AMTE releases statement on equitable and inclusive math teaching and learning

The AMTE Board has released a Statement on Equitable and Inclusive Mathematics Teaching and Learning. The full statement is included below and is also available on the AMTE website:

AMTE Statement on Equitable and Inclusive Mathematics Teaching and Learning
April 2022

The Association of Mathematics Teacher Educators’ (AMTE) mission to promote the improvement of PreK-12 mathematics teacher education is inextricably bound to our commitment to develop more effective and socially just systems of education. Our organizational mission is thus grounded in a collective commitment to promote diversity and to advance equity and inclusion (see AMTE Position: Equity in Mathematics Teacher Education, 2015).

Mathematics and Its Relationship to the Learner
As an organization of mathematics teacher educators, AMTE celebrates that mathematics is everywhere, not just in the classroom and not just on paper. Mathematics is about identifying connections, recognizing patterns, and making sense of the world around us. Doing mathematics is about engaging in exploration, problem solving, and sensemaking, rather than simply rote memorization, calculations, and procedures. Mathematical literacy empowers individuals to reason and interpret mathematics to solve authentic real-world problems. Student experiences should include engaging in mathematical concepts, procedures, and approaches to make well-founded judgements and decisions to understand and contribute to an informed democratic society. All students are doers and creators of mathematics.

Preparing Mathematics Teachers
Mathematics has been historically used as a gatekeeper and a tool to maintain white supremacy and other current systemic hierarchies that promote inequitable and unjust practices. Therefore, we must prepare teachers to recognize this history of our country, the role mathematics has played in this history, and the ways that some students' gifts and assets have been cast as deficits. It is essential that teachers recognize and respect all students–including those that have been historically marginalized and minoritized based on factors such as race, class, ethnicity, gender, and sexual orientation, religion, immigration status, etc.–in ways that allow them to bring their full selves into the learning space. To discount the multiple perspectives that inform mathematics, including the history of mathematics, takes away from the fact that mathematics is a part of all of us and that we all have a role in constructing its future if we hope for a more equitable and just society.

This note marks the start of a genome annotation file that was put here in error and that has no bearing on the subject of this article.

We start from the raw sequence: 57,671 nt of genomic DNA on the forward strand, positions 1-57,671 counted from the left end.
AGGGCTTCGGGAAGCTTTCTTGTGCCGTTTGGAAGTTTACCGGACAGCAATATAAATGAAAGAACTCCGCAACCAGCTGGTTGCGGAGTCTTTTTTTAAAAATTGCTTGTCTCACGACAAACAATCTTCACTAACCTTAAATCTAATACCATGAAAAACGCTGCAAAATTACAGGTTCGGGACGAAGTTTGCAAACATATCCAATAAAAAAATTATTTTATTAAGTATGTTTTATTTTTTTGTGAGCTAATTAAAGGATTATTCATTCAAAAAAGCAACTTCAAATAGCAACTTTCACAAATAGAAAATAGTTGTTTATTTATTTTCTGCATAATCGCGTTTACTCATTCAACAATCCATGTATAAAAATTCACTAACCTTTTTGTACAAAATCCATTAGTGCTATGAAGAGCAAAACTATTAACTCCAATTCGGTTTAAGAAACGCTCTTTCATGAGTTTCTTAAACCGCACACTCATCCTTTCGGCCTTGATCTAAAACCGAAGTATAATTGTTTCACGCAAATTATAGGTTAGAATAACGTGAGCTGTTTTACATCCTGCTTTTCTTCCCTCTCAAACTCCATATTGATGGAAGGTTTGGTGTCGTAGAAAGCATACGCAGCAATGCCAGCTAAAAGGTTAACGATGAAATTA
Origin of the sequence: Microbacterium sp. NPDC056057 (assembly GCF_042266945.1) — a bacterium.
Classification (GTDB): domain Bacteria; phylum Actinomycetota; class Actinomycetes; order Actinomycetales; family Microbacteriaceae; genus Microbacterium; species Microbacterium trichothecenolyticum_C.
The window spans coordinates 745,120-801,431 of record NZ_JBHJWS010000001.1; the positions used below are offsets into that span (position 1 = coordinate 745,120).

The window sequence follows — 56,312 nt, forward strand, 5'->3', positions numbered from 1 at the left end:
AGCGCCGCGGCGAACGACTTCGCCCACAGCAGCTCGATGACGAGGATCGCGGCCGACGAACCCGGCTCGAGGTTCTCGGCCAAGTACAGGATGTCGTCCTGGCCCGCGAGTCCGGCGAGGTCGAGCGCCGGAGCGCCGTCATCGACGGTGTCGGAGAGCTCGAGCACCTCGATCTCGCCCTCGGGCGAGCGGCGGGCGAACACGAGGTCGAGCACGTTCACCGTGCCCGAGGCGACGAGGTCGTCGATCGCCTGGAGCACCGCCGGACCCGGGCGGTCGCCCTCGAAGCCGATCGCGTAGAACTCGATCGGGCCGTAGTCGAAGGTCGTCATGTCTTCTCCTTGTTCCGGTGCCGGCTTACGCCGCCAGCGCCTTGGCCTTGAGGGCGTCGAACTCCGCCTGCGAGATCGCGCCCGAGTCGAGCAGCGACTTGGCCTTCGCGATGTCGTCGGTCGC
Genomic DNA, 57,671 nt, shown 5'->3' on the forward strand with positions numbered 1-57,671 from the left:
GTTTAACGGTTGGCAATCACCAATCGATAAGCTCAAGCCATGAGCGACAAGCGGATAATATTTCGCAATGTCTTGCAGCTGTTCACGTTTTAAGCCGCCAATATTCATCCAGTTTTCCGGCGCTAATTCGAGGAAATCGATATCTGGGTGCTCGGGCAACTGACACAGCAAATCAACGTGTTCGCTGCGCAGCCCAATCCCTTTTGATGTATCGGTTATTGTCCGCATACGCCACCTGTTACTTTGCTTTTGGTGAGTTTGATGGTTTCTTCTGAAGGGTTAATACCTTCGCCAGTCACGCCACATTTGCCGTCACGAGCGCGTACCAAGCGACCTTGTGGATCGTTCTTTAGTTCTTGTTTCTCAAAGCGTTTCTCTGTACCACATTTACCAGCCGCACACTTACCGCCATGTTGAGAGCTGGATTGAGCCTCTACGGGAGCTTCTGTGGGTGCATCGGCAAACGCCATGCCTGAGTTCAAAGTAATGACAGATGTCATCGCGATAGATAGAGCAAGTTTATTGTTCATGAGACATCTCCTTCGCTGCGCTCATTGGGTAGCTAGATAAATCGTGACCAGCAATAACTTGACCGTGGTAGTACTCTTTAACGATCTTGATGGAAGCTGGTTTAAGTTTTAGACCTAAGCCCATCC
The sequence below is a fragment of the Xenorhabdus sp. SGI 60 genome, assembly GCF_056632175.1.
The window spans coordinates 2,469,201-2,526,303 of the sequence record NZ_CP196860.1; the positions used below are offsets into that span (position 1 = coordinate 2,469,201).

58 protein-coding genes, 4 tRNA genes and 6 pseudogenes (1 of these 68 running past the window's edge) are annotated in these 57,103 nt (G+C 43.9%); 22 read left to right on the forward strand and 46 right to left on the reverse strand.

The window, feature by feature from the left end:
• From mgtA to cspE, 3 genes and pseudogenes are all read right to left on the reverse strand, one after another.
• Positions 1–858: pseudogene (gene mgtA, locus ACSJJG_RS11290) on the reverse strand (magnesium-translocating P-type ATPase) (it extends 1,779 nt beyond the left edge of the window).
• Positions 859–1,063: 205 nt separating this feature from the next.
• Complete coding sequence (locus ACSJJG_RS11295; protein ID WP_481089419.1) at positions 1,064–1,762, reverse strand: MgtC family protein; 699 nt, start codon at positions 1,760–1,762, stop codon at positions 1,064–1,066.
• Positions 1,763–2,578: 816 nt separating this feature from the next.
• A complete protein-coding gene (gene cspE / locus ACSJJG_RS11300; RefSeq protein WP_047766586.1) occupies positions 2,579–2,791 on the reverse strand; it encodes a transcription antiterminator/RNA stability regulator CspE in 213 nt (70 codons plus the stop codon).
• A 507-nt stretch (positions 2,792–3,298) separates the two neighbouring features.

Recognizing the unique assets each learner brings to the classroom is critical to supporting students to use their gifts to see various connections and meanings across mathematics content; this deepens learning for all. This work involves recognizing and respecting the whole learner and their world in a way that brings their experiences into the learning space. It means recognizing that people, including our PreK-12 learners, have had different experiences in the world including systemic exclusion, racism, and marginalization. Discounting the multiple perspectives that inform mathematics and the holistic needs of the learner takes away from the fact that mathematics is a human activity.

Teachers as Professionals
We advocate for teachers’ freedom to use their expertise and professional judgement to meet the individual needs of all learners in their complex classrooms as they work to teach mathematics in equitable and anti-racist ways. We recognize that mathematics curriculum is multifaceted and needs to represent the diverse experiences, histories, and identities that make up our world. For too long, mathematics curriculum has been presented from one point of view and has ignored contributions from mathematicians of color and from diverse backgrounds, opportunities to use mathematics for liberation, and connections between mathematics and the lived experiences of historically marginalized and minoritized students. It is important that there is diversity in representation and opportunities for learners to engage, explore, connect with, and question the curriculum and to see how mathematics extends beyond their experiences. As an organization, we support mathematics teacher educators and teachers across the nation who are working to bring this authenticity into the classroom to enhance the learning of mathematics for all.